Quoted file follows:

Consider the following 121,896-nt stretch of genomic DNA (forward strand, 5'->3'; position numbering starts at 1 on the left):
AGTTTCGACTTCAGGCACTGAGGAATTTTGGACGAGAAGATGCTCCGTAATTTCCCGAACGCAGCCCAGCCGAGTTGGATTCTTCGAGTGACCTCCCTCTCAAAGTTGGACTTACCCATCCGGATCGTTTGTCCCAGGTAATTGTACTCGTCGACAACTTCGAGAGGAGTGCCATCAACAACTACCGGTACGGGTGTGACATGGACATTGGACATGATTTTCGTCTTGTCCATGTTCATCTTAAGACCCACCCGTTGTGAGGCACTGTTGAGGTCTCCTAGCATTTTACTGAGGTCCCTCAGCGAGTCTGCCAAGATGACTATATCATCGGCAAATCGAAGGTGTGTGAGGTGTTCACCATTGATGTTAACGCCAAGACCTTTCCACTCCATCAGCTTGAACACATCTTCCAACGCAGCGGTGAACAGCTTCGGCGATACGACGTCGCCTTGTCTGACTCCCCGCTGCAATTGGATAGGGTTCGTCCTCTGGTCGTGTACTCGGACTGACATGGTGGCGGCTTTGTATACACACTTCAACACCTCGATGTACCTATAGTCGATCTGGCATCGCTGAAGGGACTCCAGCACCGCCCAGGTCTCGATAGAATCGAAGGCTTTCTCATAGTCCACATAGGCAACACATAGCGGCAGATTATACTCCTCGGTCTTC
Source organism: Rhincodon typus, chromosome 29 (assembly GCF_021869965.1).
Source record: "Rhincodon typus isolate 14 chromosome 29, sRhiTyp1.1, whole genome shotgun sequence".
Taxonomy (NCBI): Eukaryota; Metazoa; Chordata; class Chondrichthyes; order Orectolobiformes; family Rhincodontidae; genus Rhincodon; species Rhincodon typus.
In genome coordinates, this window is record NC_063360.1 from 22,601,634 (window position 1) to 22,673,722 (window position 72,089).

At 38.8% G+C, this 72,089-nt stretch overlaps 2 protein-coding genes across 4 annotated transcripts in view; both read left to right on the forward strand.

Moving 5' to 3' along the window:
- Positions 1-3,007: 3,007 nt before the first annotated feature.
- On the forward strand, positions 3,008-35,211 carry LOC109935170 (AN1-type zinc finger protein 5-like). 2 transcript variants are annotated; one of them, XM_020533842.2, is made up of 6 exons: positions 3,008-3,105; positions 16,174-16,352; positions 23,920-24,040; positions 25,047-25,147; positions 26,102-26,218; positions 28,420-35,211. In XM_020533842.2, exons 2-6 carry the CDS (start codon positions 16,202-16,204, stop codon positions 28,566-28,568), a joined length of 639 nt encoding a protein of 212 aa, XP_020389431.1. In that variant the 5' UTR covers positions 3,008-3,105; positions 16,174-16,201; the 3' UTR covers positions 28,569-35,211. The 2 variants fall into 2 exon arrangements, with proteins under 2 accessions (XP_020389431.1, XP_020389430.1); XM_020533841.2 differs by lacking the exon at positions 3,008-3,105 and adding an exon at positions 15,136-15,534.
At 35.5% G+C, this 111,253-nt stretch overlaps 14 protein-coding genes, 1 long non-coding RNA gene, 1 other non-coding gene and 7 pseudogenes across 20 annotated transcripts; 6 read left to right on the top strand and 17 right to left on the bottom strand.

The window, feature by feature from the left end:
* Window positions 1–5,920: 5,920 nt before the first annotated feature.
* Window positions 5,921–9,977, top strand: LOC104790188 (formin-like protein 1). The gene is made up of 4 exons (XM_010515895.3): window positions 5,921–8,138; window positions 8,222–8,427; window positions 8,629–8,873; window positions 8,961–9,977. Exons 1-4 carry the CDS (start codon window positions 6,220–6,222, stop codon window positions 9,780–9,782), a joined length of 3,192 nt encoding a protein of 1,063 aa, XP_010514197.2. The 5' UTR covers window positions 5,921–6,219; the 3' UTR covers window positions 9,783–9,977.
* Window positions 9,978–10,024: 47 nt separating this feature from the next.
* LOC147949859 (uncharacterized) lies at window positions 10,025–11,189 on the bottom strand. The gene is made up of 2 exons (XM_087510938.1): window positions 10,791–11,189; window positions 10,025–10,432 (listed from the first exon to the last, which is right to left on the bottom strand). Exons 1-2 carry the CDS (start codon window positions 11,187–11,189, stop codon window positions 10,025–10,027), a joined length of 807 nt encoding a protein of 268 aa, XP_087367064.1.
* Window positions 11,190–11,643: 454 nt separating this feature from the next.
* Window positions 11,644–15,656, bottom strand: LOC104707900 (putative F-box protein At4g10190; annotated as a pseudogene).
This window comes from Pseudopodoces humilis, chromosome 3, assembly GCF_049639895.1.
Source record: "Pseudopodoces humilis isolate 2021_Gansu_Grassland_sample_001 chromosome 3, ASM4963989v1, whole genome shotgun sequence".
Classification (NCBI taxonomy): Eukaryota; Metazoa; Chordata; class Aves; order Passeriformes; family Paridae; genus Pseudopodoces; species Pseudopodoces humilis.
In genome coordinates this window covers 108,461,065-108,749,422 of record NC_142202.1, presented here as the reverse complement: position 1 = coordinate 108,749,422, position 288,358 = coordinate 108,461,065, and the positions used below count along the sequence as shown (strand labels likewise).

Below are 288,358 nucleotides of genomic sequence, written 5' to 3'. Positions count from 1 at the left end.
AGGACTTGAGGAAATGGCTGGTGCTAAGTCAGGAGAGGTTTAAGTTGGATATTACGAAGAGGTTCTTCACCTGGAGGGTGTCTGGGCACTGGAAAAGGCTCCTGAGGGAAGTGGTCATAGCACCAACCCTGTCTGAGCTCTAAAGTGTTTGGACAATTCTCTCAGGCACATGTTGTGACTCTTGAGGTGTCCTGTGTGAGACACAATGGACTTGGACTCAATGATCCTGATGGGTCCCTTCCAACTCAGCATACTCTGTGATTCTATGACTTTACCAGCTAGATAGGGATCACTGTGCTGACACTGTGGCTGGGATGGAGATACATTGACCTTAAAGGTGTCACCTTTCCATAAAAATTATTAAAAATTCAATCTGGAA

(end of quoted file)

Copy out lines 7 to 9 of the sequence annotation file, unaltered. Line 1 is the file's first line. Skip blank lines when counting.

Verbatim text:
At 38.8% G+C, this 72,089-nt stretch overlaps 2 protein-coding genes across 4 annotated transcripts in view; both read left to right on the forward strand.

Moving 5' to 3' along the window:
- Positions 1-3,007: 3,007 nt before the first annotated feature.